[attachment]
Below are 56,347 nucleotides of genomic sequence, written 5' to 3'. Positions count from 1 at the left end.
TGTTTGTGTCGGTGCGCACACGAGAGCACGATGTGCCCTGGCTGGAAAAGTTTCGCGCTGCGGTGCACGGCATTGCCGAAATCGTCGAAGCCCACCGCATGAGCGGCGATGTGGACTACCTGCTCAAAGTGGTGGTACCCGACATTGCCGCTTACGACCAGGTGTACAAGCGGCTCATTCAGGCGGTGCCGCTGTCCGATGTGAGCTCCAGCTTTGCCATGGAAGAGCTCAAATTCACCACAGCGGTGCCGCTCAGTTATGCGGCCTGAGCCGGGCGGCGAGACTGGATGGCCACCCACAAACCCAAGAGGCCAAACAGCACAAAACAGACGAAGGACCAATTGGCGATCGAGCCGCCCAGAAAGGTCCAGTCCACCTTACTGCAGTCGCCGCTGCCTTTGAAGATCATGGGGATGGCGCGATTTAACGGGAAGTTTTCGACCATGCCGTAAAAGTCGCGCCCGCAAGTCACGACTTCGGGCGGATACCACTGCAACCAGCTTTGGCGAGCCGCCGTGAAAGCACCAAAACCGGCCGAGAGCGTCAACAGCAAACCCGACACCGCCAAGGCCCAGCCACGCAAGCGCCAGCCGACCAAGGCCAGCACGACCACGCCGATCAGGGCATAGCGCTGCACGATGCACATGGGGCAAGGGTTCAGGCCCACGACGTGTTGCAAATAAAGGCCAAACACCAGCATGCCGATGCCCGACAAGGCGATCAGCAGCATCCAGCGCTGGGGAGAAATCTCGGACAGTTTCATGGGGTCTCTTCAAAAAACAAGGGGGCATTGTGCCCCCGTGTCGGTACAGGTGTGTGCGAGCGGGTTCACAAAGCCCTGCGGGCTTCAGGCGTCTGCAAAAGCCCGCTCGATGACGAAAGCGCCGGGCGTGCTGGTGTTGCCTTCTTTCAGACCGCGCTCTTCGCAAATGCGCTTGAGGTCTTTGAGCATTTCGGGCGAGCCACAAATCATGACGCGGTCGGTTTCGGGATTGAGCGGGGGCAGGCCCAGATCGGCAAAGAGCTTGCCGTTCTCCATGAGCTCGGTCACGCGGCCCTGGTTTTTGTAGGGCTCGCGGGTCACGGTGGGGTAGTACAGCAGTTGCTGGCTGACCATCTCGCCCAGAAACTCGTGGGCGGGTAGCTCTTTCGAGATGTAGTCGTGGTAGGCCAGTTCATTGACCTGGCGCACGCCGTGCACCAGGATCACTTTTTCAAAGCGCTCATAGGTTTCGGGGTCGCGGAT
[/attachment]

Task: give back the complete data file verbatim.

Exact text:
Below are 56,347 nucleotides of genomic sequence, written 5' to 3'. Positions count from 1 at the left end.
TGTTTGTGTCGGTGCGCACACGAGAGCACGATGTGCCCTGGCTGGAAAAGTTTCGCGCTGCGGTGCACGGCATTGCCGAAATCGTCGAAGCCCACCGCATGAGCGGCGATGTGGACTACCTGCTCAAAGTGGTGGTACCCGACATTGCCGCTTACGACCAGGTGTACAAGCGGCTCATTCAGGCGGTGCCGCTGTCCGATGTGAGCTCCAGCTTTGCCATGGAAGAGCTCAAATTCACCACAGCGGTGCCGCTCAGTTATGCGGCCTGAGCCGGGCGGCGAGACTGGATGGCCACCCACAAACCCAAGAGGCCAAACAGCACAAAACAGACGAAGGACCAATTGGCGATCGAGCCGCCCAGAAAGGTCCAGTCCACCTTACTGCAGTCGCCGCTGCCTTTGAAGATCATGGGGATGGCGCGATTTAACGGGAAGTTTTCGACCATGCCGTAAAAGTCGCGCCCGCAAGTCACGACTTCGGGCGGATACCACTGCAACCAGCTTTGGCGAGCCGCCGTGAAAGCACCAAAACCGGCCGAGAGCGTCAACAGCAAACCCGACACCGCCAAGGCCCAGCCACGCAAGCGCCAGCCGACCAAGGCCAGCACGACCACGCCGATCAGGGCATAGCGCTGCACGATGCACATGGGGCAAGGGTTCAGGCCCACGACGTGTTGCAAATAAAGGCCAAACACCAGCATGCCGATGCCCGACAAGGCGATCAGCAGCATCCAGCGCTGGGGAGAAATCTCGGACAGTTTCATGGGGTCTCTTCAAAAAACAAGGGGGCATTGTGCCCCCGTGTCGGTACAGGTGTGTGCGAGCGGGTTCACAAAGCCCTGCGGGCTTCAGGCGTCTGCAAAAGCCCGCTCGATGACGAAAGCGCCGGGCGTGCTGGTGTTGCCTTCTTTCAGACCGCGCTCTTCGCAAATGCGCTTGAGGTCTTTGAGCATTTCGGGCGAGCCACAAATCATGACGCGGTCGGTTTCGGGATTGAGCGGGGGCAGGCCCAGATCGGCAAAGAGCTTGCCGTTCTCCATGAGCTCGGTCACGCGGCCCTGGTTTTTGTAGGGCTCGCGGGTCACGGTGGGGTAGTACAGCAGTTGCTGGCTGACCATCTCGCCCAGAAACTCGTGGGCGGGTAGCTCTTTCGAGATGTAGTCGTGGTAGGCCAGTTCATTGACCTGGCGCACGCCGTGCACCAGGATCACTTTTTCAAAGCGCTCATAGGTTTCGGGGTCGCGGAT